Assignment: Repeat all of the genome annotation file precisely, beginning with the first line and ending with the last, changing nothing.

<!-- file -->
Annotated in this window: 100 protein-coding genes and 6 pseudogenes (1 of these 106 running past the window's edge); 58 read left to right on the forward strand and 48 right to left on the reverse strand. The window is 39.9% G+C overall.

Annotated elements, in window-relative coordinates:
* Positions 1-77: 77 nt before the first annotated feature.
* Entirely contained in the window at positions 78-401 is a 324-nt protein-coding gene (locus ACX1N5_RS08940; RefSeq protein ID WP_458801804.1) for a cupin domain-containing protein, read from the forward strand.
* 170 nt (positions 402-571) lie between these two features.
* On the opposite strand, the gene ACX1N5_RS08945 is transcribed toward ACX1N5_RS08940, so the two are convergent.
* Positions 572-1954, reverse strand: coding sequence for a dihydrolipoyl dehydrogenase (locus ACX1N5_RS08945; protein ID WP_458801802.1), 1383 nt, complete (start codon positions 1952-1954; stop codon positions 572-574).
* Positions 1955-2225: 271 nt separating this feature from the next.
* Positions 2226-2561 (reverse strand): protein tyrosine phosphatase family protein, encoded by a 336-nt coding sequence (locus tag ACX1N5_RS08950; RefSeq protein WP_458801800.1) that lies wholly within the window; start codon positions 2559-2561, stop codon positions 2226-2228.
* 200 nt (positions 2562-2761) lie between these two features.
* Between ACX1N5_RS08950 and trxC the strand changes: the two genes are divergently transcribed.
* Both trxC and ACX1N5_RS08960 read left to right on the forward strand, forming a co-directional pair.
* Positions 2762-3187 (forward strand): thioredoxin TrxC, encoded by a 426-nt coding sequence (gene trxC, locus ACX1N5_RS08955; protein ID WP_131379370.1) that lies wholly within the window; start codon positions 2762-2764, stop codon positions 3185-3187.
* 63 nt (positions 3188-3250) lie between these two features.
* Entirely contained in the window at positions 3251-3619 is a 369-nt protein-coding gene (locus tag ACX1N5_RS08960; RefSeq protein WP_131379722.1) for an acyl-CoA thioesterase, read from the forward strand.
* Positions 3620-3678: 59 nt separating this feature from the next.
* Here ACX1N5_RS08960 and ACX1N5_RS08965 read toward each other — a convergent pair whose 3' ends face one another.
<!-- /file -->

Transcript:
Annotated in this window: 100 protein-coding genes and 6 pseudogenes (1 of these 106 running past the window's edge); 58 read left to right on the forward strand and 48 right to left on the reverse strand. The window is 39.9% G+C overall.

Annotated elements, in window-relative coordinates:
* Positions 1-77: 77 nt before the first annotated feature.
* Entirely contained in the window at positions 78-401 is a 324-nt protein-coding gene (locus ACX1N5_RS08940; RefSeq protein ID WP_458801804.1) for a cupin domain-containing protein, read from the forward strand.
* 170 nt (positions 402-571) lie between these two features.
* On the opposite strand, the gene ACX1N5_RS08945 is transcribed toward ACX1N5_RS08940, so the two are convergent.
* Positions 572-1954, reverse strand: coding sequence for a dihydrolipoyl dehydrogenase (locus ACX1N5_RS08945; protein ID WP_458801802.1), 1383 nt, complete (start codon positions 1952-1954; stop codon positions 572-574).
* Positions 1955-2225: 271 nt separating this feature from the next.
* Positions 2226-2561 (reverse strand): protein tyrosine phosphatase family protein, encoded by a 336-nt coding sequence (locus tag ACX1N5_RS08950; RefSeq protein WP_458801800.1) that lies wholly within the window; start codon positions 2559-2561, stop codon positions 2226-2228.
* 200 nt (positions 2562-2761) lie between these two features.
* Between ACX1N5_RS08950 and trxC the strand changes: the two genes are divergently transcribed.
* Both trxC and ACX1N5_RS08960 read left to right on the forward strand, forming a co-directional pair.
* Positions 2762-3187 (forward strand): thioredoxin TrxC, encoded by a 426-nt coding sequence (gene trxC, locus ACX1N5_RS08955; protein ID WP_131379370.1) that lies wholly within the window; start codon positions 2762-2764, stop codon positions 3185-3187.
* 63 nt (positions 3188-3250) lie between these two features.
* Entirely contained in the window at positions 3251-3619 is a 369-nt protein-coding gene (locus tag ACX1N5_RS08960; RefSeq protein WP_131379722.1) for an acyl-CoA thioesterase, read from the forward strand.
* Positions 3620-3678: 59 nt separating this feature from the next.
* Here ACX1N5_RS08960 and ACX1N5_RS08965 read toward each other — a convergent pair whose 3' ends face one another.